If we look back at classical literature, this is not a new thing. In Shakespeare’s THE TAMING OF THE SHREW, for instance, Katherina is disciplined through continual belittling as well as physical violence. The play (which is really an ABC of how to abuse your wife), charts/celebrates the transformation of Katherina from fiery, independent woman to meek and mild wife through a variety of humiliating experiences that the audience is encouraged to laugh at. Similarly, the female chorus in THESMOPHORIAZUSAE is brought to heel through ridicule. Like Katherina (and most women in today’s society), the female chorus want justice and equality and the space to speak their mind. The character of Mnesilochus (Euripides’ father-in-law), who is pretending to be a woman at the time, mocks them by saying:
“Oh, women! I am astonished at these outbursts of fiery rage… Just because [Euripides] has shown up two or three of our faults, when we have a thousand!”.
The female chorus are made out here as the Feminazis of Ancient Athens: over-sensitive, erratic and unable to cope with the ‘reasonable’ way they have been portrayed in Euripides’s plays.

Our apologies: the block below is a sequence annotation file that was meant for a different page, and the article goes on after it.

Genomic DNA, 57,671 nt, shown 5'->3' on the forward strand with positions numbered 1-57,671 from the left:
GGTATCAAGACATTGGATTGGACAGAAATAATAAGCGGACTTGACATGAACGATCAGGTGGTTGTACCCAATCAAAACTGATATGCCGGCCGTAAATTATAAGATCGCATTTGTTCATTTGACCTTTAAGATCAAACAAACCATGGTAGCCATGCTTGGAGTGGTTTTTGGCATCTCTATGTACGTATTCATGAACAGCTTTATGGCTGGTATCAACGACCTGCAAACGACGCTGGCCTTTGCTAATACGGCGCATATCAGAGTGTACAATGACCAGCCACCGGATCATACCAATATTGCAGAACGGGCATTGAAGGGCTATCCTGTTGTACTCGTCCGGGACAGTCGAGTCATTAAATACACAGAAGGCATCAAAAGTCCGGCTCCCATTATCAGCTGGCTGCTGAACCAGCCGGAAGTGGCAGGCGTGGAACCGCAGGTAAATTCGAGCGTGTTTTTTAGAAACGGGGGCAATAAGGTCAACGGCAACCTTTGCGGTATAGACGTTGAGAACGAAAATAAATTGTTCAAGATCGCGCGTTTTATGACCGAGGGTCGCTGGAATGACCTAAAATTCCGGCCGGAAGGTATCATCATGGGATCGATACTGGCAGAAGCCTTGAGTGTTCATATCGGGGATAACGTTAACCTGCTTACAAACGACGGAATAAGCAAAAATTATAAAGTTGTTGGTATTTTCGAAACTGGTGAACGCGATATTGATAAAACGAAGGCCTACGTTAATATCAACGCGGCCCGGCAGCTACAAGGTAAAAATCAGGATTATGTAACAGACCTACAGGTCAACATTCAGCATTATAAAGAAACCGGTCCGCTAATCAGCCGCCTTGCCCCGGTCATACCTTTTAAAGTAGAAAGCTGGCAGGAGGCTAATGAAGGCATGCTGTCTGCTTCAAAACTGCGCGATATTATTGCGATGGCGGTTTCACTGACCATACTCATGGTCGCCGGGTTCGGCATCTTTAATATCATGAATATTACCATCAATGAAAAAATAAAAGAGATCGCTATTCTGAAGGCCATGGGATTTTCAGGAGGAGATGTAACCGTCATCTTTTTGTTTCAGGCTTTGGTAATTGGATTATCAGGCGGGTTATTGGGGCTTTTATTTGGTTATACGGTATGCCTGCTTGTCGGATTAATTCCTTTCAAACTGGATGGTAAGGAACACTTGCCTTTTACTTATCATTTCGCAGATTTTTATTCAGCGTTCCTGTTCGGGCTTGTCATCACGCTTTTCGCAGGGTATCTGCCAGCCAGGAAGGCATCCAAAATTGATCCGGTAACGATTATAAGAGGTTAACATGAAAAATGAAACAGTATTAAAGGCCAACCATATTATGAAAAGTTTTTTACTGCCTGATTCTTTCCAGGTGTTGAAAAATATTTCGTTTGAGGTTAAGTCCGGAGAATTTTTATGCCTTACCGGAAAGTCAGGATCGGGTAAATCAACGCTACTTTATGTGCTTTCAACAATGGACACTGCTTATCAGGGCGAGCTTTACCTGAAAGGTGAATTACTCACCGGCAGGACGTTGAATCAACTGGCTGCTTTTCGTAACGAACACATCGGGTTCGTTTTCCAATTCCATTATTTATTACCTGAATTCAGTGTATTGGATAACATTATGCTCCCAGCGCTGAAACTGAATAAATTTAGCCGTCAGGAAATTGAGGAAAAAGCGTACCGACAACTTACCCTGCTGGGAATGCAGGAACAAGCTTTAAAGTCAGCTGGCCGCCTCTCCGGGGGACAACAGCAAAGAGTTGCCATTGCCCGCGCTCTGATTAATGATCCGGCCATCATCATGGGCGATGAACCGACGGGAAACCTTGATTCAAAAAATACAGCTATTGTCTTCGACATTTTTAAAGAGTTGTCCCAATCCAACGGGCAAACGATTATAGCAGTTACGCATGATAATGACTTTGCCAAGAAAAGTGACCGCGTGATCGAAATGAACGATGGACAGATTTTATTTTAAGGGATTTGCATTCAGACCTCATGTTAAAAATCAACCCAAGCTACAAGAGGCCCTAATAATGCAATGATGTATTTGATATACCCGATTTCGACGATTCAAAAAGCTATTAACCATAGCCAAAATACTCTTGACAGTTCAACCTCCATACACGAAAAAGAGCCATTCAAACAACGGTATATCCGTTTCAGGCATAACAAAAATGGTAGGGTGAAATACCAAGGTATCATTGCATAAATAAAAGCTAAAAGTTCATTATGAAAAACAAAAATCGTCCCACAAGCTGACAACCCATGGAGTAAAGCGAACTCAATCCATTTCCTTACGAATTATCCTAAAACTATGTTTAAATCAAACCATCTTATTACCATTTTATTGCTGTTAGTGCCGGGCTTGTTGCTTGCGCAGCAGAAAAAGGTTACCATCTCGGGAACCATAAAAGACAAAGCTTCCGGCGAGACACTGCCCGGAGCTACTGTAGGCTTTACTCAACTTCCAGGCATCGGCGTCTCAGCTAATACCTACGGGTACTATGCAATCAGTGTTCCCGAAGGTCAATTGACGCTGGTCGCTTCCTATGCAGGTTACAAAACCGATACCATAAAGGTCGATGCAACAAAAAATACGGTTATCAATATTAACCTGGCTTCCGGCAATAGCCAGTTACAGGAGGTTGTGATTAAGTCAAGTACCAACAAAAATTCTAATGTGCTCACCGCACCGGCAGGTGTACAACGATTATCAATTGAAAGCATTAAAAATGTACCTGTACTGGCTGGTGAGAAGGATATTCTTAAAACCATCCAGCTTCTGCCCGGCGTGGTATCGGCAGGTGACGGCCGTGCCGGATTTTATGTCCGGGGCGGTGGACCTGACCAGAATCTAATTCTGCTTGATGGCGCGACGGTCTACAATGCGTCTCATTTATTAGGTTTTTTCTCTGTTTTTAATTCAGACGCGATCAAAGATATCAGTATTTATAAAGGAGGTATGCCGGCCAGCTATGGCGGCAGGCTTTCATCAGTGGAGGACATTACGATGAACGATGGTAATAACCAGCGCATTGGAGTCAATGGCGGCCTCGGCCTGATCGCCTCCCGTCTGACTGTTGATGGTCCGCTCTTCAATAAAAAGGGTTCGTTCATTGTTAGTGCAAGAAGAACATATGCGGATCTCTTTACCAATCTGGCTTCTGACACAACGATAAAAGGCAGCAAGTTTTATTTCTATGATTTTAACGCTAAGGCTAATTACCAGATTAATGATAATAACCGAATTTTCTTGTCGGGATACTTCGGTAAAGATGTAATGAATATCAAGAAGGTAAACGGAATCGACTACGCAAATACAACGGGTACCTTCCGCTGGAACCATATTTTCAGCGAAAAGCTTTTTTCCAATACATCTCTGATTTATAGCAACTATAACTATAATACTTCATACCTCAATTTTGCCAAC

I would argue that the use of humour to take the sting out of women standing up for themselves – which, if we are look to Aristophanes, has been going on for over 2500 years – is one of the most poisonous forms of misogyny. As well as rendering the female perspective laughable; it reinforces the fear that most women have that comedy is not ‘for them’ and that they cannot be funny. Humour becomes a tool used against women, as opposed to a tool that can be used by women. All that’s left for ‘good-humoured’ women to do is laugh along as they are sexually objectified and patronised – watch as the camera dives down Holly Willoughby’s top on any episode of Celebrity Juice if you want to see an example of this in action!